Designing Desirable Futures
We’re in desperate need of radical change. And radical change starts from a place of vivid imagination. Continuing to react to the threat of ecological collapse with short-term fixes that don’t address root causes simply won’t do. One field that takes a lot of spotlight for potentially driving this change is design. The Design Thinking discourse, in particular, has promoted design as a potent problem-solving tool fit to tackle even the most wicked of all problems. And yet meaningful long-term change that goes beyond the incremental seems rare. Does our imagination fail us?
At Kontrapunkt, we believe brands can play a pivotal role in helping us imagine harder. Engaging in discussions about the future substantiates purpose in a reality where today’s thought leadership is tomorrow’s compliance. This article argues for a new role in design and calls on brands to drive this agenda.
Stuck in the hamster wheel
Much of design-driven innovation builds on the notion of the innovation sweet spotspot. At this intersection, where desirability, viability and feasibility meet. Operating within this spot, so it goes, results in solutions that solve real user needs in ways that support the business model and are possible to implement. What’s not to like? Besides ignoring the inherently political nature of ‘desirability’, the strong emphasis on the present state can cripple imagination. Excluding all things that lie beyond what we currently consider feasible terribly limits the scope of discussion. By refraining from even just considering this ‘unrealistic’ space, design innovation becomes stuck in the incremental, fixing problems under the restraints of the current system, thereby contributing to its maintenance rather than challenging it. We’re stuck in the hamster wheel of incremental change affirming the status quo. What’s needed is an approach that dares to go beyond the restraints of the present. An approach that, instead of reacting to existing problems through one-time solutions, promotes visions and proactive working towards them. One that encourages speculation and dreaming as productive means to disrupt, provoke, and spark new discussions and ideas — to pluralise our alternatives. This requires courage and imagination, and lots of it!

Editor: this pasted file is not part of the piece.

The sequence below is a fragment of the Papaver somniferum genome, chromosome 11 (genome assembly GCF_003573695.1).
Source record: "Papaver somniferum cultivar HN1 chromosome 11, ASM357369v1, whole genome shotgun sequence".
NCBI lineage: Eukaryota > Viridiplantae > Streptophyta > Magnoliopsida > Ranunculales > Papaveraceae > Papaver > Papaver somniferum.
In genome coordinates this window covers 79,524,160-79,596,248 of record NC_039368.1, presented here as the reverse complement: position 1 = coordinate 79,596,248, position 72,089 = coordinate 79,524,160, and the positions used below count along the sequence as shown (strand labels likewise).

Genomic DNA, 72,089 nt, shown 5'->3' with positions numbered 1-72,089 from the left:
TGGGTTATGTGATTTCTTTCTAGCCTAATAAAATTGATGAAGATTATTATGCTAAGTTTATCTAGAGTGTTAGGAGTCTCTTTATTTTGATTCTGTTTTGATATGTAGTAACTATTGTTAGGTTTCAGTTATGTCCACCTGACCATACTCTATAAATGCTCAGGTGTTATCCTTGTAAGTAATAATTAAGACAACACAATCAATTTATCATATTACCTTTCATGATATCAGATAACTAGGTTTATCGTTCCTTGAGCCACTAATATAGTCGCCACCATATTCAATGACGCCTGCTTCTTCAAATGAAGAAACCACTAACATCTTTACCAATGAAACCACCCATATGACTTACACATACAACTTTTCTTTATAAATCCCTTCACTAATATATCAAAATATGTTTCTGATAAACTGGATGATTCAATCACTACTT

The crisis of imagination
Brands engaging in societal transitions must find their angle to a pretty loaded question: What future do we contribute building to? And a net-zero 2050 isn’t a differentiating nor precise answer — it’s a given. But what will this future feel like? What will we eat? How will we work? What will we do in our leisure time? Dreaming up new and better narratives for our future requires loads of imagination. Unfortunately, the ability to dream and imagine radically has become scarce. Despite increasing uncertainty and unpredictability, our ways of engaging with the future are limited primarily to anticipation. We commission trend studies and define scenarios to be better prepared. In planning for change, we forget our ability to be the cause of it. Have we lost our ability to dream up alternatives? Do we, as the American philosopher Dr. Marc Gafni puts it, suffer under the crisis of imagination?
The greatest crisis of our lives is not economic, intellectual, or even what we usually call religious. It is a crisis of imagination. We are getting stuck on our paths because we are unable to re-imagine our lives differently than they are right now. We hold on desperately to the status quo, afraid that if we let go, we will be swept away by the torrential undercurrents of our emptiness.
Dr. Marc Gafni
This does not mean that a sensibility to external changes to our context is pointless. It’s absolutely vital. But it does mean that we should not underestimate our agency in influencing the future. What if we shift focus from planning for change to planning the change? To quote the British mathematician and author Hannah Fry: “The future doesn’t just happen, we are building it, and we are building it all the time”.
Let’s then build it with intent — let’s design it!
A futures-oriented design philosophy